Research into automated driving technologies has been carried out in earnest by Lexus’s parent company from the mid-1990s. During the past two years, however, test vehicles sporting next-generation Intelligent Driver-support Systems have been trialed on public roads in Japan and test tracks in the United States.
Created under the Integrated Safety Management Concept banner, the latest test vehicle is a Lexus LS 600h equipped with a full complement of technologies. Interestingly, most of these systems are designed to actively support the driver and improve overall safety and enjoyment rather than totally remove the human element from the equation.
Some of these technologies will be covered in future blog posts, but for now we want to take a look its potential as an autonomous vehicle.
The goal with any autonomous vehicle is to perceive, process and respond to its surroundings. In order to accomplish this, the LS is equipped with an array of systems that work together to process data, formulate decisions and enact by-wire responses. These include advanced GPS, stereo cameras, radar and laser trackers, gyroscope, accelerometer, and other sensor-based components.
A 360-degree radar and Light Detection and Ranging (LIDAR) laser tracker on the roof of the vehicle detects objects around the car up to a distance of around 70 metres. It is joined on the roof by a cluster of GPS antennas that estimate the angle and orientation of the vehicle (even when stationary), and an accelerometer that measures inertial movements and angle changes to determine vehicle behaviour.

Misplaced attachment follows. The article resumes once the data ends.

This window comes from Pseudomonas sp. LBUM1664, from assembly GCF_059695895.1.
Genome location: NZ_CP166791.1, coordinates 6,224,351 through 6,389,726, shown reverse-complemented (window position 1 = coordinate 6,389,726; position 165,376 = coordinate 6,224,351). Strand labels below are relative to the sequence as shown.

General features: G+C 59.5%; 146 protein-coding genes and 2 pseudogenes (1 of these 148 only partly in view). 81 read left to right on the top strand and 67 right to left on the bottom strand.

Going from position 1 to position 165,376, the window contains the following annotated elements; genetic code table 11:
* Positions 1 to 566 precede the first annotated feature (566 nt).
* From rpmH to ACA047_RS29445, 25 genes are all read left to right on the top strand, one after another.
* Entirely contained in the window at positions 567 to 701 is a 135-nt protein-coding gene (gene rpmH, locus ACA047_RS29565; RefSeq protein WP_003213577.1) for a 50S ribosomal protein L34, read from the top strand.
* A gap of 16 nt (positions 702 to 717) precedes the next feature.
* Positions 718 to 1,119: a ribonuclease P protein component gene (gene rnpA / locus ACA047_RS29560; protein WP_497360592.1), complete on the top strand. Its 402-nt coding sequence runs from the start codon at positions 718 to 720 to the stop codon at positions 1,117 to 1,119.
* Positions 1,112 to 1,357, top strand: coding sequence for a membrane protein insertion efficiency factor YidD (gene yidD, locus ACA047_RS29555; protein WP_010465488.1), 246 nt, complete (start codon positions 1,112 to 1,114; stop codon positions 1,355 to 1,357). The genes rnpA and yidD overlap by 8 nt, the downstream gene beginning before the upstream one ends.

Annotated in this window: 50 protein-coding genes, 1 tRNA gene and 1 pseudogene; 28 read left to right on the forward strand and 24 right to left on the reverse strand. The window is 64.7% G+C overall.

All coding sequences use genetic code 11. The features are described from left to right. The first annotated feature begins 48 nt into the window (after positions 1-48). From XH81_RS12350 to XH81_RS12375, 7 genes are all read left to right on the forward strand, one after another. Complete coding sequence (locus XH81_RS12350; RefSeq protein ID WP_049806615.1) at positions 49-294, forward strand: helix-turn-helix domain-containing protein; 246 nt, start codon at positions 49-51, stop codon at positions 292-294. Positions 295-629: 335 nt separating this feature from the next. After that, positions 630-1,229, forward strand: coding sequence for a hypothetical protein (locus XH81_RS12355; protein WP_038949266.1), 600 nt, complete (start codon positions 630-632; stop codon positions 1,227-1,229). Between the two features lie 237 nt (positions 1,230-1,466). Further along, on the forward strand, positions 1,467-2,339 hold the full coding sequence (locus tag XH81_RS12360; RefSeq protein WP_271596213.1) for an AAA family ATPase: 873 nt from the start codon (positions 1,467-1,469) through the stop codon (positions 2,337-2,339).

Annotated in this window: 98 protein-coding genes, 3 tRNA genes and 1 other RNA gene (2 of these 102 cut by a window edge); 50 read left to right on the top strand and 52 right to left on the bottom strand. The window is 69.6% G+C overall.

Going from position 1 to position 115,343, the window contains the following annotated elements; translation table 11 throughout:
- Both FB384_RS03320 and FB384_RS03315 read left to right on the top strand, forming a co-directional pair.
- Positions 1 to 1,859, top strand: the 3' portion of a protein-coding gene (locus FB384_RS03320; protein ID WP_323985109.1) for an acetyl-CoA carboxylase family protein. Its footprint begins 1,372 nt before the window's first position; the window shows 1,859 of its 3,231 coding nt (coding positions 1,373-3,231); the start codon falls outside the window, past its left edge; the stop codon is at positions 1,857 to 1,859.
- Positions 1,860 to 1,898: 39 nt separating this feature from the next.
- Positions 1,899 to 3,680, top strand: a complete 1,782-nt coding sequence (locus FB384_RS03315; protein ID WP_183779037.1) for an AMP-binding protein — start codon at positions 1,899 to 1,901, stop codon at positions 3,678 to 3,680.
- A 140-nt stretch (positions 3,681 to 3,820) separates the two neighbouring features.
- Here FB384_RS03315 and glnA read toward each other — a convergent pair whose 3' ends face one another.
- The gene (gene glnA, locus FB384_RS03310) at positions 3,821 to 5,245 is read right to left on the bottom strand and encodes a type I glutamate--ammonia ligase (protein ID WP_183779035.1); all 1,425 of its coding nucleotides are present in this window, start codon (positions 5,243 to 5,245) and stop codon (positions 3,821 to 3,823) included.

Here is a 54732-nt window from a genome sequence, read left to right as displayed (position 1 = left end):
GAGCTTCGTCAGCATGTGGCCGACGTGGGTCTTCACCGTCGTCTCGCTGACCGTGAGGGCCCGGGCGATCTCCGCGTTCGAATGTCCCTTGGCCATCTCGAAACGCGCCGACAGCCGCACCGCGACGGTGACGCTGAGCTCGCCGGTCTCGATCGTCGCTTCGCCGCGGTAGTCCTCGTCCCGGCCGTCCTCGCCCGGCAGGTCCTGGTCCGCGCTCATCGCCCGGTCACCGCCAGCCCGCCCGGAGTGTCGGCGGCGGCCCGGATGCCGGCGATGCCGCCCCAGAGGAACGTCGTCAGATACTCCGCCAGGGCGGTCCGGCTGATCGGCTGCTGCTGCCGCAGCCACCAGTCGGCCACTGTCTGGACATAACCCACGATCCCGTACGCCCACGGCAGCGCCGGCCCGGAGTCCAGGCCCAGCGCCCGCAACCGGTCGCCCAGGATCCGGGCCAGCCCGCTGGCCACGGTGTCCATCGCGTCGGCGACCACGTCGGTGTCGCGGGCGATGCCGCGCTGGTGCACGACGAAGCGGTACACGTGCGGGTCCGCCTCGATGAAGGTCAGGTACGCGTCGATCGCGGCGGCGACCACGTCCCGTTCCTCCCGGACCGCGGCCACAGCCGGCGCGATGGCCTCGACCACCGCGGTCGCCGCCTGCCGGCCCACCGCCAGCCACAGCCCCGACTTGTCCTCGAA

Three high-definition colour cameras mounted on the front and sides of the vehicle detect objects about 150 metres away, including the identification of individual traffic light colours and approaching vehicles.
Radars on the front and sides of the vehicle measure the location and speed of objects to create a comprehensive field of vision at junctions and while merging lanes.
Finally, a distance measurement indicator located on a rear wheel measures the total distance traveled and the speed of the vehicle.
At the moment, this LS is a pure research project aimed at enhancing the driver’s perception of his or her environment, assisting in the decision-making process and improving overall driving skills. We cannot discuss specific performance parameters nor offer any indication of how or when such a car might become a production reality. But it does offer a strong statement of the direction of future safety technologies.
Sensor and by-wire technologies have allowed machines to recognise and respond to the environment around them. However, there remains a vast difference between sensing what is around you and fully understanding it.
The challenge for the future is to successfully combine the judgement of humans with the precision of machines. These capabilities must be integrated with consistency and reliability before vehicles can be completely trusted to drive autonomously. And that may take some time…